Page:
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Peru Hoping To Enter Cherry Business
At the most recent edition of Fruit Logistica in Berlin, Peru officially announced its plans to enter the cherry business. Trial production of the fruit is expected to begin in 2024.
Analysis of the feasibility of cherry cultivation in Peru dates back to 2018, when Viveros El Tambo, a Chilean company that also operates in Peru, began researching the possibility. This research was followed by 11 phytosanitary permits being granted for cherry propagation materials from abroad, primarily from Chile. The permits were issued in 2022, according to Peru’s National Agricultural Health Service (SENASA).
At present, the cherry propagation materials include leafless trees, stems and buds from Chile, trees from the United States, and seeds from France. According to SENASA, it is also planned to import trees of hybrid varieties from the United States, with negotiations on this currently underway.
Francisco Moraga, the general manager of Viveros El Tambo in Peru, stated that in recent years the company has conducted adaptation studies for five patented cherry varieties, and in November of this year it plans to distribute its first seedlings to partner producers around the country. The goal is to observe the adaptation of different cherry varieties in different areas. To speed up the trial period, Viveros El Tambo is aiming to obtain approval from SENASA to import rootstocks, which are expected to deliver faster results. Normally, cherry trees need at least three years of growth before they are mature enough to bear fruit.
According to Moraga, the project is still at the experimental stage, but commercial trials are scheduled to commence in 2024. The main challenges of cherry production in Peru are considered to be adaptation of the trees and reaching harvest before neighboring Chile in order to avoid overlapping export seasons.
Cherries were already being considered as a new export item for Peru several years ago. A pilot shipment of Peruvian cherries was supposed to depart for China in October 2021, but no further news followed. At that time, the trials were being conducted by the Peruvian company Complejo Agroindustrial Beta. Whether attributable to unforeseen cultivation challenges, pandemic-related disruptions or other reasons, the debut of Peruvian cherries on the international market and their anticipated export boom did not happen.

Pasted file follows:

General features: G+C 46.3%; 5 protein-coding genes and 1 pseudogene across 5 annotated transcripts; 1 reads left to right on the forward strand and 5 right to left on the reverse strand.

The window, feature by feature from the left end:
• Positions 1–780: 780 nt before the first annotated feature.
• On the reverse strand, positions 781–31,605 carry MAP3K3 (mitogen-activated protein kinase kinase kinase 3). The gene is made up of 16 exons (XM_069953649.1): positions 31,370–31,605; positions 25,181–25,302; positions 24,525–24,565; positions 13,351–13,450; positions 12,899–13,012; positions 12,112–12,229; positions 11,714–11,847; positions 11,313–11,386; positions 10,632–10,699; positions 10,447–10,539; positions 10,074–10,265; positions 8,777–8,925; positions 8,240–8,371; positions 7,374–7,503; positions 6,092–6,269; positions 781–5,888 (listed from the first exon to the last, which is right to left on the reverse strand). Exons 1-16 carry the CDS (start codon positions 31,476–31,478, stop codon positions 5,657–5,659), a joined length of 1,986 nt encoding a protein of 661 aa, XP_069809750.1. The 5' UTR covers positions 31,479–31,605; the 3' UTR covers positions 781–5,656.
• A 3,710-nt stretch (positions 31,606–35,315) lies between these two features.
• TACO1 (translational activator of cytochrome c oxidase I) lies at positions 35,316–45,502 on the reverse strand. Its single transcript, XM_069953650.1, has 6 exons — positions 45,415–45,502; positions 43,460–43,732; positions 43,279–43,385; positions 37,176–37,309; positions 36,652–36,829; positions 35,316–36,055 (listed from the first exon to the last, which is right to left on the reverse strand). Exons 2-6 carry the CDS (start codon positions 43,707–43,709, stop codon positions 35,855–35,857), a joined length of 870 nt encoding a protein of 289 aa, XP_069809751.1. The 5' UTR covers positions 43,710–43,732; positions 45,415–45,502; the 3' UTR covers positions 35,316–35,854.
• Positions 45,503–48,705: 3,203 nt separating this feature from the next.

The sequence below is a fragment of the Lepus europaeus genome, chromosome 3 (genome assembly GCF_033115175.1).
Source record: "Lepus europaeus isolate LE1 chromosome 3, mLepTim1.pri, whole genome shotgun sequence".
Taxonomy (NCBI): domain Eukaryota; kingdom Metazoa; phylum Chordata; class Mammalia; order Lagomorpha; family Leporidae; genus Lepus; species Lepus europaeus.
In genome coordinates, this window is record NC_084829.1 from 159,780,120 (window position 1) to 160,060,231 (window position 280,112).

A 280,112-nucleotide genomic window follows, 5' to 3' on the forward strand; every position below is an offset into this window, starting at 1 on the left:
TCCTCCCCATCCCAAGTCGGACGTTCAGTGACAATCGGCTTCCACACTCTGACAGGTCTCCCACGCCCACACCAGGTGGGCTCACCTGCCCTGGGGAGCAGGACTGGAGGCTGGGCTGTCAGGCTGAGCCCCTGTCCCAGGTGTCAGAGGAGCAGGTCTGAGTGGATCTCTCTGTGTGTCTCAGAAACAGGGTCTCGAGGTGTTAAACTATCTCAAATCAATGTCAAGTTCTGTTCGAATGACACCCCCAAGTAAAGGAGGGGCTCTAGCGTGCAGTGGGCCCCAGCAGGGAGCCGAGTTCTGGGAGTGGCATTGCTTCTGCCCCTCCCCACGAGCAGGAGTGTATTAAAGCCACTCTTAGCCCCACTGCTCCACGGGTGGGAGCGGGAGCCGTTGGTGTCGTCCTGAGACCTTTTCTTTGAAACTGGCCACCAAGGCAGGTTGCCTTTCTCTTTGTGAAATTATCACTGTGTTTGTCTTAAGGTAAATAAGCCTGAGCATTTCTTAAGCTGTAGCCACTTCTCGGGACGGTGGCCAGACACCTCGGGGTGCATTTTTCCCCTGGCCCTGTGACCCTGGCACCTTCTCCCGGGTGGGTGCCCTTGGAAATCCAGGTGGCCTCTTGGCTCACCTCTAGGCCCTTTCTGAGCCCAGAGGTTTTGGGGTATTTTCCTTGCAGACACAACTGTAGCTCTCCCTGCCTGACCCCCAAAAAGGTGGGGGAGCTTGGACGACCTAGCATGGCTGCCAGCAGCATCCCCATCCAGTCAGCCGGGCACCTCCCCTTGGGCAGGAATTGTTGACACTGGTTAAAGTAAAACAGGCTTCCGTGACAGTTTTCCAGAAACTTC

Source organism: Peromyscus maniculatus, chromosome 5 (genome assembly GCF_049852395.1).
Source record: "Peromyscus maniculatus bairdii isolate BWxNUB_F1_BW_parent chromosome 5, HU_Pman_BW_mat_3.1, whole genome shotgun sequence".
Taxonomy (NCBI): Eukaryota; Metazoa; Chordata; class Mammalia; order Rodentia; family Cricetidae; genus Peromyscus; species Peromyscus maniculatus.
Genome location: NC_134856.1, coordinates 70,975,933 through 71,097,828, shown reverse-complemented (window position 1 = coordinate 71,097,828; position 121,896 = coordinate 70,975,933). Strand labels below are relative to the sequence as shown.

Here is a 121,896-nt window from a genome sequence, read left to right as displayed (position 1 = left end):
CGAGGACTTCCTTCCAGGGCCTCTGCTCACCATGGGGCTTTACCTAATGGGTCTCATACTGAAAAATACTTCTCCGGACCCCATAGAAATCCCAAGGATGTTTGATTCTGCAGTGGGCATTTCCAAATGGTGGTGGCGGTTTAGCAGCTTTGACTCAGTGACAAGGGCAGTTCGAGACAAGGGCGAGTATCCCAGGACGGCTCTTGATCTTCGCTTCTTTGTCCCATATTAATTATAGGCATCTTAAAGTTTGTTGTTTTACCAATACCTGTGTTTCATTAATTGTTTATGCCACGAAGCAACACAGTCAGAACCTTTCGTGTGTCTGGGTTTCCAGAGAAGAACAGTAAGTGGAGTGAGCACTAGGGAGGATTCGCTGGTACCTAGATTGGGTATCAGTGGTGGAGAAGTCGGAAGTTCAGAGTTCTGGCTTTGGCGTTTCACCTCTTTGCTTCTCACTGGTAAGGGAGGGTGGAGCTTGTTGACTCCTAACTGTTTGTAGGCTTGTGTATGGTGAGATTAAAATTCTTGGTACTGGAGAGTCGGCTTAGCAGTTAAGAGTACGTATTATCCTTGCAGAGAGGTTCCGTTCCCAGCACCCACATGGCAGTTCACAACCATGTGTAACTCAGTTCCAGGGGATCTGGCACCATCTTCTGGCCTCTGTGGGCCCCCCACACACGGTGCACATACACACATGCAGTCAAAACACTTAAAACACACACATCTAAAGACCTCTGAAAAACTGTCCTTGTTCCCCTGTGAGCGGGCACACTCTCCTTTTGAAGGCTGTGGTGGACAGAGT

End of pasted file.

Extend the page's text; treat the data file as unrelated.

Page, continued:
Together with cherry cultivation, Peru’s current agricultural strategy involves a “cleanup” of certain fruits that have recently become less favored by consumers. For example, oranges and mangos are expected to become less of a focus in the near future because they require peeling and are therefore considered more difficult to consume compared with ready-to-eat blueberries and cherries. With respect to mangos, the Peruvian Association of Mango Producers and Exporters recently announced that the country does not need to expand its mango-growing areas.
Peru’s projected agricultural sales for 2023, which were also announced at Fruit Logistica in February, stand at $200 million. Compared with the forecast for 2022, which was released during the previous edition of the trade show, this represents a decrease of $50 million. This drop is attributable to a combination of factors, including the current political crisis in Peru and increased fruit supplies from competitor countries, such as China for mandarins, South Africa for mangos, and Mexico for avocados and asparagus. Other important factors include the proximity of competitor states to Peru’s target markets and the increased costs of transportation and production inputs.
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